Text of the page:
In the 1980’s, consumer demand in Japan for manufactured goods and electronics grew exponentially as their economy exploded. Automotive technologies company Denso Wave quickly realized that traditional barcodes, which can only hold around 20 alphanumeric characters worth of data, were no longer going to suffice. So, in 1994 Denso Wave unveiled the Quick Response (QR) code, which was initially created to help the company track vehicles and parts as they moved throughout the manufacturing and transportation processes. In comparison to barcodes, QR codes could hold upwards of 7,000 characters, be scanned both horizontally and vertically, and were easy to scan, even at extremely high speeds.
From production to shipping, tracking, and handling of transaction slips, many facets of their operational processes were significantly streamlined thanks to the implementation of QR codes. As the benefits of 2-dimensional scanning technology became increasingly apparent, it only took a couple years for other major automotive manufacturers such as Toyota to adopt the QR tracking system throughout their factories.
In 2002 Japanese consumers were able to get their hands on the first mobile phones to come equipped with QR-enabled scanners. With several popular models now in the hands of the Japanese public, domestic QR code usage increased dramatically. Consumers were able to share and exchange information, scan coupons, and access websites. However, it wasn’t until the meteoric rise of the smartphone in the West around 2012 that we began to see the QR code truly explode in popularity around the globe.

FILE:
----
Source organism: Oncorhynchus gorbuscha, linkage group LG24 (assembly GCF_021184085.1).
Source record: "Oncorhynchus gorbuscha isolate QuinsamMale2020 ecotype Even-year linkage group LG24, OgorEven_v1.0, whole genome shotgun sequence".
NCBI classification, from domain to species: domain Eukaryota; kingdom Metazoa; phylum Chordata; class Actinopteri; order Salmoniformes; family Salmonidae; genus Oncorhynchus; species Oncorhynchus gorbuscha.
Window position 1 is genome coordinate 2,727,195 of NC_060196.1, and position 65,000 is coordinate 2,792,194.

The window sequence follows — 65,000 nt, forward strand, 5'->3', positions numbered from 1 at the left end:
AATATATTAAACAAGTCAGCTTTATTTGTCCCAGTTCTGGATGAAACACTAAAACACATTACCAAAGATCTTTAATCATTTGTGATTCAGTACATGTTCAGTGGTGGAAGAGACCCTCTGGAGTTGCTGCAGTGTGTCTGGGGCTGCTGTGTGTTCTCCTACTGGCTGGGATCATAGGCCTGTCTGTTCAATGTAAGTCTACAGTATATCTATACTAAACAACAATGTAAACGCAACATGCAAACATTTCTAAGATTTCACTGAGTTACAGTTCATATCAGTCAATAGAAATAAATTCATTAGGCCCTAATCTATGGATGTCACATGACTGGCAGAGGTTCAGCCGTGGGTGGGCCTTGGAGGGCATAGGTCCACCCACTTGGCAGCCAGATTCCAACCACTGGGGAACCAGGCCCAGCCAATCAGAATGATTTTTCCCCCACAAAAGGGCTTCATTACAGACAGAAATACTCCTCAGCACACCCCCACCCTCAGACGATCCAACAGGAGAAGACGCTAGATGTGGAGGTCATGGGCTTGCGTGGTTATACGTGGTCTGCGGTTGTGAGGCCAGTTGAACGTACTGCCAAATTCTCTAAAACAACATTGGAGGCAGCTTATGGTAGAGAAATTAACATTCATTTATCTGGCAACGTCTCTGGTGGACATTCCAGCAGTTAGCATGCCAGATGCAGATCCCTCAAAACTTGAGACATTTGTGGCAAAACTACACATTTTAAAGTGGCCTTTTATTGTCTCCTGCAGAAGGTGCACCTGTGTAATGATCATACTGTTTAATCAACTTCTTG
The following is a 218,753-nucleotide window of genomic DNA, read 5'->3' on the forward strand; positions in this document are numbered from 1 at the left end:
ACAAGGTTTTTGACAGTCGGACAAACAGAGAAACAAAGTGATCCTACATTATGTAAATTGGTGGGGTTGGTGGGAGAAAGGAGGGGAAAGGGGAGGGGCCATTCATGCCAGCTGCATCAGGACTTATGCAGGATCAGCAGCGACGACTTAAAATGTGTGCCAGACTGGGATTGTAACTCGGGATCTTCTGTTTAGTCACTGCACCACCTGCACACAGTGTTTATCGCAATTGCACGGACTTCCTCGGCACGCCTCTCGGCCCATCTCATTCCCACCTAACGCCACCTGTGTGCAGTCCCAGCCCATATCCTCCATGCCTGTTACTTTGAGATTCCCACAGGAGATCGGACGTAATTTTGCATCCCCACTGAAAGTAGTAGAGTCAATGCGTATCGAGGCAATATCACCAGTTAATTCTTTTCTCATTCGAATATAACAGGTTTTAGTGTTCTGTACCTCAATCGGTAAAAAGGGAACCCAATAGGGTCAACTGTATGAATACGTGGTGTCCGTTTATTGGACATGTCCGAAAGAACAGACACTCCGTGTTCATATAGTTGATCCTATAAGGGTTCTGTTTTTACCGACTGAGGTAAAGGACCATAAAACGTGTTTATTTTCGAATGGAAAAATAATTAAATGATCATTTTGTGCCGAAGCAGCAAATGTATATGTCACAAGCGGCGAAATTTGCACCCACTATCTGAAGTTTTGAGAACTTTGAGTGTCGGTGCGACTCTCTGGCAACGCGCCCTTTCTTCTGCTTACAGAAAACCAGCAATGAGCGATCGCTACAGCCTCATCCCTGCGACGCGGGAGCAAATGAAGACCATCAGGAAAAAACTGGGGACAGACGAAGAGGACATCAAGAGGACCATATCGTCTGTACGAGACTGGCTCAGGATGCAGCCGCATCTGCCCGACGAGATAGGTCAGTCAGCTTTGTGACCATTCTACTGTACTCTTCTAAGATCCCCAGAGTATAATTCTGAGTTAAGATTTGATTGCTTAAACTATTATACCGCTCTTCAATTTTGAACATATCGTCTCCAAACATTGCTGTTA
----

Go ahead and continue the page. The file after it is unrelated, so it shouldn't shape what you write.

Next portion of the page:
QR codes were plastered on everything from clothing to water bottles, packaging, marketing materials and brochures, stickers on storefronts, and shopping bags. Marketers and advertisers clung tightly to their new golden ticket. QR codes had the potential to provide a gateway to more content than what could be reasonably fit on a piece of paper. They could connect customers to loyalty programs, provide augmented reality experiences, or direct users to websites. It was the new miracle of marketing technology.
Sadly, within the span of about a year QR codes went from ubiquitous to virtually non-existent. It didn’t take long for users to recognize and reject their clunky and impractical design. Most of the time, the user would point their phone at a QR code for a while only to realize they first had to download a third-party app in order to scan it. The QR scanning apps back then weren’t exactly the most stable, so oftentimes users had to fight with the scanner to get it to capture the code. Once captured, the user was typically redirected to download the company’s app, which they could have just downloaded directly from the app store in the first place. Other times, QR codes would redirect users to a webpage which was not optimized or formatted correctly for their mobile browser. Add on top of this that smartphone and mobile browser speeds at the time were significantly slower than they are today, and you have an all-around frustrating user experience.
QR codes had all but disappeared from the public until 2017 when Apple released iOS 11. The update to their mobile operating system unlocked native support for iPhone cameras to scan and recognize QR codes. Android quickly followed suit with their own 8.0 Oreo update , and it seemed that QR codes were once again poised to take over the mobile market. Large companies began using them again and codes started popping up in public once more, but they never really lived up to their full potential. Overall, their function was generally limited to niche situations, and it seemed like most Americans couldn’t get over their perceived uselessness. In the end, the QR code comeback was quickly losing steam.
And then 2020 and the Coronavirus happened. With social distancing and lockdowns in effect, society needed a touchless, contactless solution immediately. Fortunately, QR codes were the perfect answer. Many people were already generally familiar with them, knew how to interact with them, and had a phone capable of reading them. Seemingly overnight, QR codes were once again emblazoned on every storefront and kiosk imaginable. Bitly, a link management service, has since reported a more than 750% increase in QR code downloads and link traffic over the last 18 months.